THE STARS AND STRIPES Friday, Nov. 3, 1944
First Army troops, resuming the offensive at the point of deepest penetration into Germany, slashed through the dense Huertgen Forest for a two-mile push yesterday and captured the towns of Vossenack and Germeter, southeast of Aachen.
Dispatches said the doughboys, fighting like men blindfolded in the gloom and shadows of the thick woods, had opened two heavy assaults about 12 miles
southeast of Aachen, which they subdued two weeks ago. One force, driving to the northeast, overran the village of Germeter and reached Huertgen, gaining more than a mile.
9 ½ Miles Into Reich
A second farce, heading, almost due easi, blasted through Vossenack, 14 miles southeast of Aachen. At Vossenack the Americans were 9 ½ | miles beyond Roetgen, the point where the Reich border was first crossed in the initial thrust into the Siegfried defenses.
Again Span Causeway
Canadian troops, fighting at times waist deep in water, regained their toehold on Walcheren after the Germans, with a clear field of fire, beat off their first
attempt to cross on the causeway from South Beveland Wednesday night.
In the Scheldt pocket, where only three small enemy groups still held out, Canadians captured the towns of Knocke and Sluis, taking 2,600 prisoners, including Maj. Gen. Eberding, commander of the 64th Division, which had already lost 8,000 men as captives to Allied troops clearing out this Dutch-Belgian corner since Oct. 6.On the Third Army front, Yank artillerymen, firing German guns taken in the Maginot Line and guided by two Ninth Air Force Mustang spotters, knocked out one of the Nazis' 280-mm. railway guns, pouring 140 shells into the rail yard where it was being refitted.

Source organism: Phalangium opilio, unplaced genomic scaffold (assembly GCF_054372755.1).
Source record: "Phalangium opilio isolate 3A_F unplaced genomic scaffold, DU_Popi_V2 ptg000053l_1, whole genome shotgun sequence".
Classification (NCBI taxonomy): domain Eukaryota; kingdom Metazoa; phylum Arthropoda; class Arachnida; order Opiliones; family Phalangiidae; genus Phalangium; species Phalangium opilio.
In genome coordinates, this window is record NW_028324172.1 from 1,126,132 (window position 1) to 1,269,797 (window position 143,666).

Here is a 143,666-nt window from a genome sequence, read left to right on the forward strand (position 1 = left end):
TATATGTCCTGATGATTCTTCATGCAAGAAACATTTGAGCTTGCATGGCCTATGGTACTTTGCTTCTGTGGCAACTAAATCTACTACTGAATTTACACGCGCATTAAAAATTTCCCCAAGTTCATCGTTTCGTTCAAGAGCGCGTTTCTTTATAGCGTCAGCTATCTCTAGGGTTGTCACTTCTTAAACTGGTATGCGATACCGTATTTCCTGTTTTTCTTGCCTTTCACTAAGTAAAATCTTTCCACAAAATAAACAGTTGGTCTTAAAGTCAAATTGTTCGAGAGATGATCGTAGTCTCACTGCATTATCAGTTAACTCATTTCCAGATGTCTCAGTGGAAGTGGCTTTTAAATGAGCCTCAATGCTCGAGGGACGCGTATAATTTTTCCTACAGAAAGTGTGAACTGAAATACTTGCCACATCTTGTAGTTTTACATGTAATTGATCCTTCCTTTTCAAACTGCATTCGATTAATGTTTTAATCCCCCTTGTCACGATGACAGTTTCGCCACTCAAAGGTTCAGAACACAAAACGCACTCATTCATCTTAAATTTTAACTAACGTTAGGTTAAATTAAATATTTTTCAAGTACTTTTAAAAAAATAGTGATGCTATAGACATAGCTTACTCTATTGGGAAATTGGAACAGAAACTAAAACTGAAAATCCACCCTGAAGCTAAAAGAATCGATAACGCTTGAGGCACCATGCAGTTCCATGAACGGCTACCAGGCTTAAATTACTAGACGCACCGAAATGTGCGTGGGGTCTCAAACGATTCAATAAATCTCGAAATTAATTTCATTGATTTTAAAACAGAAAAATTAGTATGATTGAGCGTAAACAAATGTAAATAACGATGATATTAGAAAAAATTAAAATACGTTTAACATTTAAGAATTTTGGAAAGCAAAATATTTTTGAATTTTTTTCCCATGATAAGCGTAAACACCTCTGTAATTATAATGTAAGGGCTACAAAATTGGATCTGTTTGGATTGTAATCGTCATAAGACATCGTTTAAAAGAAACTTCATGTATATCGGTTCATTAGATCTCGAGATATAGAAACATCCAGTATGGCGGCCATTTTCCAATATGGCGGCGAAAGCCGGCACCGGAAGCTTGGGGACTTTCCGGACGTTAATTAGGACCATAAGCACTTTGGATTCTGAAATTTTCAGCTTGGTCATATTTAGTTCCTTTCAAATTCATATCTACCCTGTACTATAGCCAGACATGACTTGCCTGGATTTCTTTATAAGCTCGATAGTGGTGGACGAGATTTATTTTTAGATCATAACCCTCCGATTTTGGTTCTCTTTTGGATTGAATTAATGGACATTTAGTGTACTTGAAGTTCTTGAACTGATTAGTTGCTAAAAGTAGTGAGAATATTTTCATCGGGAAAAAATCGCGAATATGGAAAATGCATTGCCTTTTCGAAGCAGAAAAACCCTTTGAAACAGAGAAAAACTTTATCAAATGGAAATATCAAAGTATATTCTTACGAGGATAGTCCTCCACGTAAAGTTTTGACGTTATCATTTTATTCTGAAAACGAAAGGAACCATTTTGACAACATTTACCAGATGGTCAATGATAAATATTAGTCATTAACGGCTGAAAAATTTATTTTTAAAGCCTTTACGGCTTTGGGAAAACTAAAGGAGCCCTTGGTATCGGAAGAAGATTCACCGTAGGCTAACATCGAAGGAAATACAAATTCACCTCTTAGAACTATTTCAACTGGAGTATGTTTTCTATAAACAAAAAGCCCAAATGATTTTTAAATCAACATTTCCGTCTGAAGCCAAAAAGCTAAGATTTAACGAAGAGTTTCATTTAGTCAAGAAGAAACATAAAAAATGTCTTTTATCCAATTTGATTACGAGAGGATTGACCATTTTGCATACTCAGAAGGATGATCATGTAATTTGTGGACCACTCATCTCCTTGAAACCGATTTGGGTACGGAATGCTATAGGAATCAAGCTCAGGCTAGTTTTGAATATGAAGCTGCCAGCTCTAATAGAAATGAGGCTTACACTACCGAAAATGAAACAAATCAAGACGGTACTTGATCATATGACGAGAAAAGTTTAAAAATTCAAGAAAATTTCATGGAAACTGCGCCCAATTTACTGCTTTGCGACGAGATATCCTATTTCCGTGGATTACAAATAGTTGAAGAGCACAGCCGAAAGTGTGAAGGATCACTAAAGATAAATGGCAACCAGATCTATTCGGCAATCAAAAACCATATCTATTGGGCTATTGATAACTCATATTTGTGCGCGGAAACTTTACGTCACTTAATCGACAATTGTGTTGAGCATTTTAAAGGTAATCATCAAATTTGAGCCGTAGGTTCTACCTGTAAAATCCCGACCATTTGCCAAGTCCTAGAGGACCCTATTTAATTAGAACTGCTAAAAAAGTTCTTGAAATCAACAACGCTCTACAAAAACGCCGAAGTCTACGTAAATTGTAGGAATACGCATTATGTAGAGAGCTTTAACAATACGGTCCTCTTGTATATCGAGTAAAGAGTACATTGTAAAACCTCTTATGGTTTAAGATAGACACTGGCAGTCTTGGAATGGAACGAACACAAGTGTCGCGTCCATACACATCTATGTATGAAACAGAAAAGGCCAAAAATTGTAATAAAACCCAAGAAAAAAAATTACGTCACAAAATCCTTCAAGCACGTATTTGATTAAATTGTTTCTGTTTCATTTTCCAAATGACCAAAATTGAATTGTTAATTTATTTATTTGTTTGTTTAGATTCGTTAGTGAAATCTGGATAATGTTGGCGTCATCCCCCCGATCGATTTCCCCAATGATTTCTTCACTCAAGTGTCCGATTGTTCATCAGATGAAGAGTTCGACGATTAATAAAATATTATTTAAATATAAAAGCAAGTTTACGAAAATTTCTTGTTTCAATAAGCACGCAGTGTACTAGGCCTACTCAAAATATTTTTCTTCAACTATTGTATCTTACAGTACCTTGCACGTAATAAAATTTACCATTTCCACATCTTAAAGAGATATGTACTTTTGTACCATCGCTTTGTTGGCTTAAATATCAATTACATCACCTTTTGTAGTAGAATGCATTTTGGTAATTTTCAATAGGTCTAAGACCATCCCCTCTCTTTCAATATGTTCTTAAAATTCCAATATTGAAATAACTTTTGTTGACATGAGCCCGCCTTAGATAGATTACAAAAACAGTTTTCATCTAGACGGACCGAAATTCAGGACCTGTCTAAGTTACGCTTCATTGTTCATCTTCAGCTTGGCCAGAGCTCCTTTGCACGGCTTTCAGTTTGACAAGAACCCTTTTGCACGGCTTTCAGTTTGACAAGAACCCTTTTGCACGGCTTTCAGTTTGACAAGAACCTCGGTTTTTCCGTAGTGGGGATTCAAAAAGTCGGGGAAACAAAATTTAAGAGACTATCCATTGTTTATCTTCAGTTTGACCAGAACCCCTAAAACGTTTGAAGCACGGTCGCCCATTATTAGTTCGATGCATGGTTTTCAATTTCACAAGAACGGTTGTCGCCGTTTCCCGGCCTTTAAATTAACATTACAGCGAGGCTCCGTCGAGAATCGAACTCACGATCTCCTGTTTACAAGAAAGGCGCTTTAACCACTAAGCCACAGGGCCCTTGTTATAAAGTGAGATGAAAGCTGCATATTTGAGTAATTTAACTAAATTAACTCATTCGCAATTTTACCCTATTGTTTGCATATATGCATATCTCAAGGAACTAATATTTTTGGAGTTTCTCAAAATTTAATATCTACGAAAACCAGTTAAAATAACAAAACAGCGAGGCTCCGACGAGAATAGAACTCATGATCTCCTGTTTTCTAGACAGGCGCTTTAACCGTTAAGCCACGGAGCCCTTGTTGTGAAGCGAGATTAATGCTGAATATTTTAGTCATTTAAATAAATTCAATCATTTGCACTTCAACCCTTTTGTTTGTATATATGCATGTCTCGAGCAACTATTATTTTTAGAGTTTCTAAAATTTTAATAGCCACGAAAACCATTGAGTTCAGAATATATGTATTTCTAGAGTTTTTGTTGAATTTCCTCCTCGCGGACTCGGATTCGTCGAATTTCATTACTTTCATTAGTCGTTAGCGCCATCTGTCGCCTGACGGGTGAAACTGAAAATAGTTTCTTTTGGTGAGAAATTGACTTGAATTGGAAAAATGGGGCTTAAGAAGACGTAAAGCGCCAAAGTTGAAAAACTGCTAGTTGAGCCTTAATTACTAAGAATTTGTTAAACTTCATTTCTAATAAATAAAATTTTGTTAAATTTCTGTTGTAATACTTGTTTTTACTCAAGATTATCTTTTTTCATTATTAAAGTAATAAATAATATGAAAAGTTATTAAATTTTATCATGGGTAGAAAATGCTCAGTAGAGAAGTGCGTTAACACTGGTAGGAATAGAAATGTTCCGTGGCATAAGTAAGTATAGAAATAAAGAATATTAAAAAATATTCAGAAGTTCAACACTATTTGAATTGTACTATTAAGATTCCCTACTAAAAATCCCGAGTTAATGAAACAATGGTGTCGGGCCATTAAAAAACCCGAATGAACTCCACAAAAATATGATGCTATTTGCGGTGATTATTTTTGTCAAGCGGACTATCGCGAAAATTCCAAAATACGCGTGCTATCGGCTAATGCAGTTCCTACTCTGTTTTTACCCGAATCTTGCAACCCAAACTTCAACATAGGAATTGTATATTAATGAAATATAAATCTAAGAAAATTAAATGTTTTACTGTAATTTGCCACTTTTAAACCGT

Leyte Battle Nears. a Climax;
Jap Escape Port Is Bombed
The battle for Leyte Island, in the Philippines, last night narrowed to a six-mile-long corridor from the village of Carigara to the last Jap escape port of Ormoc, on the west coast, and late dispatches from Gen. Douglas MacArthur's headquarters indicated Carigara soon would be in American hands.
The L'.S. 24th Division, linked –with dismounted cavalry units from the north side of the island, advanced two miles during the day against resistance which
appeared to be stiffening. American planes bombed Jap installations at Ormoc, while the enemy continued to ferry in reinforcements from Cebu, due west.
Meanwhile, as U.S. planes raided more than a dozen Japanese island strongholds throughout the Pacific, Adm. Chester W. Nimitz announced from his
Pearl Harbor headquarters that "several "American warships were damaged in a scond battle of the Philippines last week.
For security reasons he withheld identity of the damaged vessels. Previously, six U:S. ships were reported sunk or damaged.
Bridge KO a USA AF Job,
British Air Ministry Reveals
The destruction of the Mulheim suspension bridge at Cologne was accomplished by the Eighth Air Force, and not the RAF, the Air Ministry announced yesterday.
Four hundred Fortresses had attacked Cologne Oct. 14 and cloud-obscured photographs taken during the raid showed bombs falling close around the bridge.
The next day 900 B 17s and B24s pounded the city. An 'Air Ministry official photograph issued Oct. 30 (shown above), following a big assault by RAF heavies, showed the span destroyed. It has now been established that the Mulheim bridge was destroyed either Oct. 14 or 15.
The Eighth Air Force carried out nine separate attacks on Cologne, beginning Sept. '28, when 400 Fortresses hit the city-
The heaviest attack was made Oct. 17, when 1,250 Eighth heavies blasted Cologne.
Last month, the Eighth dropped 9,000 tons of bombs on the city, of which 8,000 tons were loosed in four days. Cologne ranks close to Berlin and Bremen as the city most heavily bombed by the Eighth Air Force. To date, 10,964 tons have been .dropped on the Rhine city.